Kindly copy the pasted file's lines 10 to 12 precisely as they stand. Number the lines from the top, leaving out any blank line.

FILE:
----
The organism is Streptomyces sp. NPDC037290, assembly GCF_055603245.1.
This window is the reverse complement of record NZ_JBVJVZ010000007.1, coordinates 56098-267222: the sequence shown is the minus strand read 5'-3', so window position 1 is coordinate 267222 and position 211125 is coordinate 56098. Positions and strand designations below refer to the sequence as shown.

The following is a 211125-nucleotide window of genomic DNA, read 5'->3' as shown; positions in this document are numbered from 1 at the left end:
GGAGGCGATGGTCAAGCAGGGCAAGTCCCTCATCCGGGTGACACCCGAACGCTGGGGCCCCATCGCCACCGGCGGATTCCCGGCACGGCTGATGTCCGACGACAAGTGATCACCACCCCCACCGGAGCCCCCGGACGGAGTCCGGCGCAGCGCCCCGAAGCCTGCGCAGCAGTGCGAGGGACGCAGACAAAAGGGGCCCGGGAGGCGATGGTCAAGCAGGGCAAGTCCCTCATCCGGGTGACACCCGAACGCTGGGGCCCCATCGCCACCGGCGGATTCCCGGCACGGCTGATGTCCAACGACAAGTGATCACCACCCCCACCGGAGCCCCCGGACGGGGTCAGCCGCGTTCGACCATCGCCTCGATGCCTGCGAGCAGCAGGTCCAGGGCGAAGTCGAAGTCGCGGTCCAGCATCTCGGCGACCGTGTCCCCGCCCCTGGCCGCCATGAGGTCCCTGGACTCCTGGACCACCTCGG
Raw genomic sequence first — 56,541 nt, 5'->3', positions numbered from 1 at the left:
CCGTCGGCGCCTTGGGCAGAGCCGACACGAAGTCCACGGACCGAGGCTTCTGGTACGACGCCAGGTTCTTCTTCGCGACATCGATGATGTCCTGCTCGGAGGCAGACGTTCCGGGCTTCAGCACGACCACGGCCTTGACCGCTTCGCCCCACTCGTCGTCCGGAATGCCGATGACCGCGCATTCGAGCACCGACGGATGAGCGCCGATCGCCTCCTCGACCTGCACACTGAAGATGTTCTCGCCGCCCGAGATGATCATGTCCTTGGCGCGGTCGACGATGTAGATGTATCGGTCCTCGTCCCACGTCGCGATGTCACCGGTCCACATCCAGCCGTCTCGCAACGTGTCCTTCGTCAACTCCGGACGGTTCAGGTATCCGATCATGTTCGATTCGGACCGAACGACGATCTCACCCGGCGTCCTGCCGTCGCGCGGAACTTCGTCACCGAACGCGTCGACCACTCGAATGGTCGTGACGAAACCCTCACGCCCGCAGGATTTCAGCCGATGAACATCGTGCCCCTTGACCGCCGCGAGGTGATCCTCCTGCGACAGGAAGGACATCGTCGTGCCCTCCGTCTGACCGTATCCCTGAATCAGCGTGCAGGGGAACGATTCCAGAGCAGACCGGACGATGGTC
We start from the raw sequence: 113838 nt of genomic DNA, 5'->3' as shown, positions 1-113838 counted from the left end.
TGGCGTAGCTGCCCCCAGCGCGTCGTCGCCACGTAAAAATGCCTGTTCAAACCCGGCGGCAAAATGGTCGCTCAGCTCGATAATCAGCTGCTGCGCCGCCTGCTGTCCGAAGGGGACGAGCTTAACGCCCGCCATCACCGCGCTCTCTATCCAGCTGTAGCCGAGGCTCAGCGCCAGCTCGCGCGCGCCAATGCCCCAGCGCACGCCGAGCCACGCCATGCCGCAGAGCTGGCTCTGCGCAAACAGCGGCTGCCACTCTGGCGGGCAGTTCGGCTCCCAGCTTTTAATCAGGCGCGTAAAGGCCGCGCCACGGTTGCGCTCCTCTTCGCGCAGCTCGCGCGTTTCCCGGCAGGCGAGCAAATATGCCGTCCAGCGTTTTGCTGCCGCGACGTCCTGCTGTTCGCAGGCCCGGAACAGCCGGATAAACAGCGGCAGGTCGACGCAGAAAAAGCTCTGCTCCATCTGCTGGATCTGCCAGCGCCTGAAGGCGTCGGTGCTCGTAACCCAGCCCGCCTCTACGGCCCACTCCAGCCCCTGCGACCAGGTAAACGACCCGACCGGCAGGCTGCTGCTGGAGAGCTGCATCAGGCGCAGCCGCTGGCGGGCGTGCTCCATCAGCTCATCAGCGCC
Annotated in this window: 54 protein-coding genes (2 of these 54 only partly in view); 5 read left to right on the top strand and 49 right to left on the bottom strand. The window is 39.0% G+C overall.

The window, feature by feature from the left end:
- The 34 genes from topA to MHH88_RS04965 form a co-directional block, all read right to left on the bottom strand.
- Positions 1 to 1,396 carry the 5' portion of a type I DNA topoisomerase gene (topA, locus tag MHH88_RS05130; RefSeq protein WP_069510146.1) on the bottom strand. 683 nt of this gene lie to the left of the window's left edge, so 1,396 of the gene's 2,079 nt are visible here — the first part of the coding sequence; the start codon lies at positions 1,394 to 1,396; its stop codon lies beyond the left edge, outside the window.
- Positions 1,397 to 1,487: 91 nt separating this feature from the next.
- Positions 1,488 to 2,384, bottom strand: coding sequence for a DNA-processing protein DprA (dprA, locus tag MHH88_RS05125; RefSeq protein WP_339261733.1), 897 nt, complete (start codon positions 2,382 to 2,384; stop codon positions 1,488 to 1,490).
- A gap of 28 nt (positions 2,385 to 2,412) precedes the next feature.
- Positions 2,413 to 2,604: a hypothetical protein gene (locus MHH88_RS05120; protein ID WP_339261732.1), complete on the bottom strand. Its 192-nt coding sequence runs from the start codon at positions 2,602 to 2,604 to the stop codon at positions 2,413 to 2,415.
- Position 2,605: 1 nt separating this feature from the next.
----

The window, feature by feature from the left end:
- The 34 genes from topA to MHH88_RS04965 form a co-directional block, all read right to left on the bottom strand.
- Positions 1 to 1,396 carry the 5' portion of a type I DNA topoisomerase gene (topA, locus tag MHH88_RS05130; RefSeq protein WP_069510146.1) on the bottom strand. 683 nt of this gene lie to the left of the window's left edge, so 1,396 of the gene's 2,079 nt are visible here — the first part of the coding sequence; the start codon lies at positions 1,394 to 1,396; its stop codon lies beyond the left edge, outside the window.